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David ben Solomon


DAVID BEN SOLOMON (Abū al-Faḍl Dā ʾūd ibn Abī al-Bayān Suleimān al-Isrā ʾīlī ; 1161–after 1236), Karaite physician in Cairo. He was a pupil of and secretary to Ḥibat Allāh ibn Jumayʿ (or Jamīʿ), a Jewish convert to Islam, and personal physician to the sultan Saladin. David served as physician to the sultan al-Malik al-ʿAdil. He also served on the medical faculty of the Nāṣirī hospital in Cairo. Here he had among his students Ibn Abī Uṣaybiʿa, the author of the classical history of Arab physicians, who speaks of him in the highest terms as an outstanding diagnostician and the rapeutist. David wrote Al-Dustūr al-Bīmāristānī fī al-Adwiya al-Murakkaba (ed. by P. Sbath, Cairo, 1933), a formulary of compound medicines for hospital use, and Risālat al-Mujarrabāt, a tract on well-tested medicines. Prescriptions by David are frequently quoted in the standard pharmacopoeia (entitled Minhāj al-Dukkān) of the 13th-century Jewish apothecary Abū al-Minā al-Kūhīn al-ʿAṭṭār.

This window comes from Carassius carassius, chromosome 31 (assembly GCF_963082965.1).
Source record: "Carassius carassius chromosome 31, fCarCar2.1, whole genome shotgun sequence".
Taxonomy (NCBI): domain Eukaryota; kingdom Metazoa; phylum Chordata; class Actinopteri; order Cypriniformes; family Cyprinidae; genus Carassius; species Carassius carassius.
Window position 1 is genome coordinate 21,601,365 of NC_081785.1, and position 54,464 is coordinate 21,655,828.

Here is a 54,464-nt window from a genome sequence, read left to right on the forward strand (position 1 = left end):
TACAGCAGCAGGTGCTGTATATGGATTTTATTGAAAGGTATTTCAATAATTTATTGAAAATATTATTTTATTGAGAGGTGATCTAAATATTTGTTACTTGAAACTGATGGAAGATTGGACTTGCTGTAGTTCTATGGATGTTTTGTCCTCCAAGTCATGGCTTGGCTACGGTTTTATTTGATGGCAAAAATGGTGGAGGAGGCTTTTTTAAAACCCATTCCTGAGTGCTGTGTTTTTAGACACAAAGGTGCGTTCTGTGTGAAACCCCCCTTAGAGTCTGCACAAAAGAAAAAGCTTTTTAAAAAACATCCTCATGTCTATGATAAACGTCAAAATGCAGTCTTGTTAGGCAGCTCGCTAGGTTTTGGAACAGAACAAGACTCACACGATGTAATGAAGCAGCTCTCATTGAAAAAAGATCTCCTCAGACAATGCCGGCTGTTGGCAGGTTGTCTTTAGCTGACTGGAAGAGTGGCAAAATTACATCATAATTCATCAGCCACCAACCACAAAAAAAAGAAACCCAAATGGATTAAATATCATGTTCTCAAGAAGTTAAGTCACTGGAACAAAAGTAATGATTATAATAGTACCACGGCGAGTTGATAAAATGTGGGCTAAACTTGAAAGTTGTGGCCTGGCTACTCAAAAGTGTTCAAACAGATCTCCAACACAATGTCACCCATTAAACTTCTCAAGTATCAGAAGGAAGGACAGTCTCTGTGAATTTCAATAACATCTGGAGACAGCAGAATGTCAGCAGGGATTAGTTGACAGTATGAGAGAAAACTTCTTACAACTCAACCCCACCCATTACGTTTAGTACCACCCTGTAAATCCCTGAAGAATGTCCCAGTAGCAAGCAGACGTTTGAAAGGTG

Steinschneider, Arab Lit, 195f.; Brockelmann, Arab Lit, 1 (1898), 491, and Supplement 1 (1937), 896.

[Leon Nemoy]

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